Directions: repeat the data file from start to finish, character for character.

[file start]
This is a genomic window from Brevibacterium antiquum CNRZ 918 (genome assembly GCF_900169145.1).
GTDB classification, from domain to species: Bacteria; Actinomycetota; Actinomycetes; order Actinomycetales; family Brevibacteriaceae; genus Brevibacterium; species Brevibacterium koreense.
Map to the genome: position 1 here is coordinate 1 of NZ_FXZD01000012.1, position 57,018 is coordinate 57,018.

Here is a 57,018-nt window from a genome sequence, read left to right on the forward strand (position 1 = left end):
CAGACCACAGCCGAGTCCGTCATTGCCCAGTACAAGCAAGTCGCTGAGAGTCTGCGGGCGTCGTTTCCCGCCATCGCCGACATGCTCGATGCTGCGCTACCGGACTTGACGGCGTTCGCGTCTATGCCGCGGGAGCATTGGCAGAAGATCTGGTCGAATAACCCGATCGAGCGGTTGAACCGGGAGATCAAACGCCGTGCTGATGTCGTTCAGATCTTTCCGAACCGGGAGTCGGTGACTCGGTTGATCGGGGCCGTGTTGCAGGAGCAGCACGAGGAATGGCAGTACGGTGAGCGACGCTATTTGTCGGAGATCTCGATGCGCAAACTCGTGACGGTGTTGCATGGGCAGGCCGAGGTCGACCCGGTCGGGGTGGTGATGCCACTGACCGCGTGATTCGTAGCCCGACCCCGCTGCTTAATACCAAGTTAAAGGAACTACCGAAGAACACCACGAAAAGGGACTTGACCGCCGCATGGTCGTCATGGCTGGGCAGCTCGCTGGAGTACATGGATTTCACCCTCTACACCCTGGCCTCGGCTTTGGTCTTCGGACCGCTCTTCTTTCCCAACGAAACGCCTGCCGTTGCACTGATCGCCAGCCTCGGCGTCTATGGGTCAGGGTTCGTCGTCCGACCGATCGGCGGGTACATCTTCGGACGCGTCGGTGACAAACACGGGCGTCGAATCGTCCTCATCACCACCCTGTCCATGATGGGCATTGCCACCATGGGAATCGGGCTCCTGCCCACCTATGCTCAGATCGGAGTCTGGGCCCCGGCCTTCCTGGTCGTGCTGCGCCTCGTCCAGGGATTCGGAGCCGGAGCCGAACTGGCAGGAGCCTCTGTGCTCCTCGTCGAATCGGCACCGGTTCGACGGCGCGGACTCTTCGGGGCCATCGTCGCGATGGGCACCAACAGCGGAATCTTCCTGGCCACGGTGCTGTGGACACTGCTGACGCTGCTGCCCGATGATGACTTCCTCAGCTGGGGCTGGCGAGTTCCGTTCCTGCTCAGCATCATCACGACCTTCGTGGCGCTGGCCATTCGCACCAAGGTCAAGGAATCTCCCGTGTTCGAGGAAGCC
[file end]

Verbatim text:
This is a genomic window from Brevibacterium antiquum CNRZ 918 (genome assembly GCF_900169145.1).
GTDB classification, from domain to species: Bacteria; Actinomycetota; Actinomycetes; order Actinomycetales; family Brevibacteriaceae; genus Brevibacterium; species Brevibacterium koreense.
Map to the genome: position 1 here is coordinate 1 of NZ_FXZD01000012.1, position 57,018 is coordinate 57,018.

Here is a 57,018-nt window from a genome sequence, read left to right on the forward strand (position 1 = left end):
CAGACCACAGCCGAGTCCGTCATTGCCCAGTACAAGCAAGTCGCTGAGAGTCTGCGGGCGTCGTTTCCCGCCATCGCCGACATGCTCGATGCTGCGCTACCGGACTTGACGGCGTTCGCGTCTATGCCGCGGGAGCATTGGCAGAAGATCTGGTCGAATAACCCGATCGAGCGGTTGAACCGGGAGATCAAACGCCGTGCTGATGTCGTTCAGATCTTTCCGAACCGGGAGTCGGTGACTCGGTTGATCGGGGCCGTGTTGCAGGAGCAGCACGAGGAATGGCAGTACGGTGAGCGACGCTATTTGTCGGAGATCTCGATGCGCAAACTCGTGACGGTGTTGCATGGGCAGGCCGAGGTCGACCCGGTCGGGGTGGTGATGCCACTGACCGCGTGATTCGTAGCCCGACCCCGCTGCTTAATACCAAGTTAAAGGAACTACCGAAGAACACCACGAAAAGGGACTTGACCGCCGCATGGTCGTCATGGCTGGGCAGCTCGCTGGAGTACATGGATTTCACCCTCTACACCCTGGCCTCGGCTTTGGTCTTCGGACCGCTCTTCTTTCCCAACGAAACGCCTGCCGTTGCACTGATCGCCAGCCTCGGCGTCTATGGGTCAGGGTTCGTCGTCCGACCGATCGGCGGGTACATCTTCGGACGCGTCGGTGACAAACACGGGCGTCGAATCGTCCTCATCACCACCCTGTCCATGATGGGCATTGCCACCATGGGAATCGGGCTCCTGCCCACCTATGCTCAGATCGGAGTCTGGGCCCCGGCCTTCCTGGTCGTGCTGCGCCTCGTCCAGGGATTCGGAGCCGGAGCCGAACTGGCAGGAGCCTCTGTGCTCCTCGTCGAATCGGCACCGGTTCGACGGCGCGGACTCTTCGGGGCCATCGTCGCGATGGGCACCAACAGCGGAATCTTCCTGGCCACGGTGCTGTGGACACTGCTGACGCTGCTGCCCGATGATGACTTCCTCAGCTGGGGCTGGCGAGTTCCGTTCCTGCTCAGCATCATCACGACCTTCGTGGCGCTGGCCATTCGCACCAAGGTCAAGGAATCTCCCGTGTTCGAGGAAGCC